Burger chain Wendy’s has reported lower-than-expected sales as more consumers decided to eat at home.
Sales at stores open for at least 15 months rose by 0.4%. Analysts had expected 1.9% growth.
Lower food prices helped Wendy’s cut costs, but cheaper groceries were also encouraging more people to cook.
Profits for the second quarter fell $13.7m to $26.5m (£20.3m) compared with the same period last year.
Total sales at Wendy’s restaurants fell 22% to $382.7m.
Todd Penegor, the chain’s chief executive, said: “The most notable driver behind the sales slowdown appears to be the continued gap between cost of eating at home and cost of dining out, which is now at its widest point since the recession.”
The slide in sales at Wendy’s reflects broader problems in the fast food industry, which is increasingly regarded by consumers as unhealthy.
McDonald’s, Dunkin’ Donuts and Starbucks have all posted lower sales in recent quarters.
‘Fast casual’ competition
New competitors in the fast food market and consumers’ growing desire for healthier options have also caused problems for many in the industry.
When people do eat out they are increasing turning to “fast casual” chains that offer a more upmarket experience.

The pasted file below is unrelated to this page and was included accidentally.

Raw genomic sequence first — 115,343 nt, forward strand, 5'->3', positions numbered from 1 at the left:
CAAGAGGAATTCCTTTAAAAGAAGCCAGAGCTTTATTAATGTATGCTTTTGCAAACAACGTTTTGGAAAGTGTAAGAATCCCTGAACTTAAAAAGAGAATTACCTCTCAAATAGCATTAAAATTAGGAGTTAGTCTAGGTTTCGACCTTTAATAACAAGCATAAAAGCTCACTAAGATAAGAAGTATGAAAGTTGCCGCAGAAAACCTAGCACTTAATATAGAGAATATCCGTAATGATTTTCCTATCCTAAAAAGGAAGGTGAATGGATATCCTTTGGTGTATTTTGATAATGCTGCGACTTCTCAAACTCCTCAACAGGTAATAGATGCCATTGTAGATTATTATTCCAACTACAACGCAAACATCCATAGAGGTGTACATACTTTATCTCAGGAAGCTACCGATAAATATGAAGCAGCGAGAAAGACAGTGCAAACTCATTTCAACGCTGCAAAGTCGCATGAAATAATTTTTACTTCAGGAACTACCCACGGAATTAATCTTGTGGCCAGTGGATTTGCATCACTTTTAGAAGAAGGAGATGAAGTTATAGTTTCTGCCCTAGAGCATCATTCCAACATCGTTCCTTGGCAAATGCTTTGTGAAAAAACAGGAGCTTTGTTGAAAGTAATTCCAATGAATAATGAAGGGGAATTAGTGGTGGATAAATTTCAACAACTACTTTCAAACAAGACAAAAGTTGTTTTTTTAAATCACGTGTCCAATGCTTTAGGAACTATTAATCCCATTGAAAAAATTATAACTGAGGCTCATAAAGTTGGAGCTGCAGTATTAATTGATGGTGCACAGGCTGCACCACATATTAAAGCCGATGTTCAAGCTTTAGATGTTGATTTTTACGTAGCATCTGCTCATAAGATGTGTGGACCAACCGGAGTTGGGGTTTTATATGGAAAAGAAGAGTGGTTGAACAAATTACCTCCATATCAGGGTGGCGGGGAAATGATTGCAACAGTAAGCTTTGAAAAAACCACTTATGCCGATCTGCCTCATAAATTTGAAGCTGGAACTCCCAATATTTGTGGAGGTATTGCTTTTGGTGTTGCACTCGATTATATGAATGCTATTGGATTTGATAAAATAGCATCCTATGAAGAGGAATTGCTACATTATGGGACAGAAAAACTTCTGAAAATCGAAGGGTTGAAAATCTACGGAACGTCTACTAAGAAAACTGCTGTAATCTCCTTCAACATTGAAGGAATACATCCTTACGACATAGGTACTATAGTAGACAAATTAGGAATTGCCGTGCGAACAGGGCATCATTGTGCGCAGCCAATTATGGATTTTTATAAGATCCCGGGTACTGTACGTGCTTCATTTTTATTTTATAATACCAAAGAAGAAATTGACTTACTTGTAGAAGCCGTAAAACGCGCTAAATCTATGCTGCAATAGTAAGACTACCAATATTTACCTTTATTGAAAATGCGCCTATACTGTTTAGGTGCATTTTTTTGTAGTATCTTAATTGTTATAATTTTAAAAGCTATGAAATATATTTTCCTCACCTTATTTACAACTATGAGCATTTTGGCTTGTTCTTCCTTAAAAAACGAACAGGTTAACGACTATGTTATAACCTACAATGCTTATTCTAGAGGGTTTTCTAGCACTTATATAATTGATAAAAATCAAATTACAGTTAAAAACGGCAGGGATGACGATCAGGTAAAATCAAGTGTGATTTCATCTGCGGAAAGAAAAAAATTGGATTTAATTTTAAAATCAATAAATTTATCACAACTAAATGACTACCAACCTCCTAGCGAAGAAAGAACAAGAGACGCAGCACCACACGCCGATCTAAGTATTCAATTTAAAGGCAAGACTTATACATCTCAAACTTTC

Stephen Dutton, consumer foodservice analyst at Euromonitor, said: “Consumers have a little more disposable income and they are willing to trade up for more premium option, which has driven a demand for new players like Shake Shack and Chipotle.”
Newer operators such as Shake Shack and bakery chain Panera are offering what many customers regard as a better choice, despite their higher prices.
Shake Shack reported a lower than expected 4.5% rise in like-for-like quarterly sales on Wednesday, although total revenue rose 37% to $66.5m. Profits rose $2.2m to $3.3m.
Shares sank 9% in after-hours trading to $40.87, bringing the decline over the past 12 months to almost 43%. Shake Shack listed in January 2015 at $21 a share and briefly topped $100 in May last year.
Fast food restaurants are also feeling pressure from increases in the minimum wage which have been introduced in several US cities.
A growing number of chains are trying out new menu items and discounts in a bid to attract customers.
Wendy’s has been pushing its “four items for $4” menu option, while McDonald’s has brought in all-day breakfast and may introduce more fresh ingredients.
Burger King now sells hot dogs in the US and next week introduces the Whopperito – a twist on the Whopper burger that is wrapped like a burrito.
According to Mr Dutton, new offerings can generate a buzz and build brand recognition. However, he warns some consumers are seeking for a better overall experience at the restaurants, which can be costly to introduce.
“There are two ways of dealing with new players,” Mr Dutton said. “McDonald’s is trying to compete directly against them by making improvements to stores, but they run the risk of alienating a consumer base that is just interested in low prices.
“But there are chains that are doubling down on the value products by offering limited time promotions and creating mash-ups of different foods.”
Shares in Wendy’s ended 2.7% lower at $9.91 on Wednesday.